At first I started implementing my video in Flash with a fallback to HTML5 – not for any special reason, but only because a previous developer had implemented another of the client’s videos that way and I followed the pattern already set.  I soon discovered that although this works fine for a video that just plays in a fairly static page, it wasn’t ideal for the kind of video I was implementing, which required some custom controls and interactions with other elements on the page.  I first thought that the best way to handle this would be with a try / catch, but since my flash took a little bit of time to load, I would often get an exception when calling a flash function, even though the flash was ultimately playable.  The real crux of the problem was that in an HTML5 to Flash fallback implementation, the flash code doesn’t even exist as far as the browser is concerned unless HTML5 is not supported – in which case the <video> tags don’t exist.  The user can only ever interact with the HTML5 video or with the Flash – never with both.  If you implement it the opposite way, BOTH Flash and HTML5 video exist on the page, potentially leading to a situation where the user is interacting with both videos.  Once I found myself writing code to catch and prevent these weird interactions, I decided this was the wrong way to go.   The HTML5 to Flash fallback is the way this code is meant to be implemented, and leads to the cleanest implementation.

Preventing spurious “error: failed to push some refs” messages from git

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Kitten in a shoe

On larger Git projects, I often see the following scenario play out after someone’s done some work and is ready to push it to the remote repo:

...making and committing changes to "develop" branch...
$ git pull
Already up-to-date.
$ git push
Counting objects: 5, done.
Delta compression using up to 8 threads.
Compressing objects: 100% (3/3), done.
Writing objects: 100% (3/3), 363 bytes, done.
Total 3 (delta 0), reused 0 (delta 0)
To git@github.com:test-repo/test_repo.git
   e8c1210..1a0c4d4  develop -> develop
 ! [rejected]        new_feature -> new_feature (non-fast-forward)
error: failed to push some refs to 'git@github.com:test-repo/test_repo.git'
To prevent you from losing history, non-fast-forward updates were rejected
Merge the remote changes (e.g. 'git pull') before pushing again. See the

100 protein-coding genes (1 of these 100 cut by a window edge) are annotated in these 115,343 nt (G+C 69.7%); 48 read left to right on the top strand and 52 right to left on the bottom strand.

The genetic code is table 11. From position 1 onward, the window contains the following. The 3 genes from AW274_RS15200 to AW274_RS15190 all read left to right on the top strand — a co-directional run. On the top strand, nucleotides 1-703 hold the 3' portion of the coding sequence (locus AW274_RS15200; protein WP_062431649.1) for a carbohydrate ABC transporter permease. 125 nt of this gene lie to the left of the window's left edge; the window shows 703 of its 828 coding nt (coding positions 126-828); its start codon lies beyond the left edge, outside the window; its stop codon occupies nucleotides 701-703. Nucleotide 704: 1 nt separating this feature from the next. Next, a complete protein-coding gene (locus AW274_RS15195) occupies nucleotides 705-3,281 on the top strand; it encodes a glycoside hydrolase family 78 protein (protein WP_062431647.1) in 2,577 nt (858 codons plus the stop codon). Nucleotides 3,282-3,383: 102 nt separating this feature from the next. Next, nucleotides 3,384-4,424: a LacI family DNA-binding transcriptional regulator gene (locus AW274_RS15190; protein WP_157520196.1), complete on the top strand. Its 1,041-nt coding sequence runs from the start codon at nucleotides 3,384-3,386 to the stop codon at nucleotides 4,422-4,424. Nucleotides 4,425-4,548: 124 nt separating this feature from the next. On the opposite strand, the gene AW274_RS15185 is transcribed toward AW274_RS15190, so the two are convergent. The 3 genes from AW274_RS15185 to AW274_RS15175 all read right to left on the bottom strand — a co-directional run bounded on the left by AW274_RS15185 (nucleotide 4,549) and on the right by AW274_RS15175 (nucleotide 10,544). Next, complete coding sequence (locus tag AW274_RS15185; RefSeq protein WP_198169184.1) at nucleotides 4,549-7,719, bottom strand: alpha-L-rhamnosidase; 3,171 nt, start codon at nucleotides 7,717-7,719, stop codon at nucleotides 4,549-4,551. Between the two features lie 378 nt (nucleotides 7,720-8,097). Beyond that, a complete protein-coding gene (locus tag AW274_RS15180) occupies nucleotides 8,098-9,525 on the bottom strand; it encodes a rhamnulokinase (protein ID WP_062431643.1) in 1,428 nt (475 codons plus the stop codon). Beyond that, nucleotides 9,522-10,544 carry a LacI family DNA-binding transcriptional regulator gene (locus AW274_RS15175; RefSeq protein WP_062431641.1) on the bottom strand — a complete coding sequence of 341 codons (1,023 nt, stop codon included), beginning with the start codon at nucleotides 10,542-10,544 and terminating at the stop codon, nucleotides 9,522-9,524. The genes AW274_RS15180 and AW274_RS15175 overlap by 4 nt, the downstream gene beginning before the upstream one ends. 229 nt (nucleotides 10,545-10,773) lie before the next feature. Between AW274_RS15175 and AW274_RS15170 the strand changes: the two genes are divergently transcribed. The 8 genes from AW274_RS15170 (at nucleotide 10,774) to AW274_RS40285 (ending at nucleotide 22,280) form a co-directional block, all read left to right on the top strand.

'Note about fast-forwards' section of 'git push --help' for details.

From Hatebook to Poll.li

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Today Grio launched a new website, a new blog, and a free product.

I’m going to tell you about the product, which is called Poll.li (see http://poll.li).

Simply put, Poll.li is a way of voting on content using emoticons. You can think of it as a like button with more variety. Similar to like, Poll.li can be used as a voting mechanism for web users.

Jumping Back (Into) Flash

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On my previous project, I was busy delving into the relatively new world of Unity game scripting as my go-to solution for dynamic content.  Now I’m working on a game that has me going back into the world of Flash, so I thought I would write a brief commentary on the differences I perceive between the two frameworks as it pertains to 2D game-crafting.

Before I go too far into this, I should point out that these two design paradigms are really not expected to be compared like this side-by-side most of the time.  Flash has existed for more than 15 years, and has undergone significant improvements in that time.  Unity is a relatively new framework with a more specific vision: 3D games that can be easily exported to other frameworks, like the iPhone or a web-based player.  In fact, the next version of Unity will even allow publishing to Flash itself.

How a LAMP developer learned to stop worrying and love Ruby on Rails

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One of the most raging debates within the web developer community is LAMP vs. Ruby on Rails (RoR), with countless posts all over the Internet that debate the merits of one versus the other… but this blog entry isn’t going to be one of them.  You see, I’m new to RoR and hesitate to call myself an LAMP expert. So I’ll just discuss my own experience going from working on PHP-based sites to working on RoR-based sites.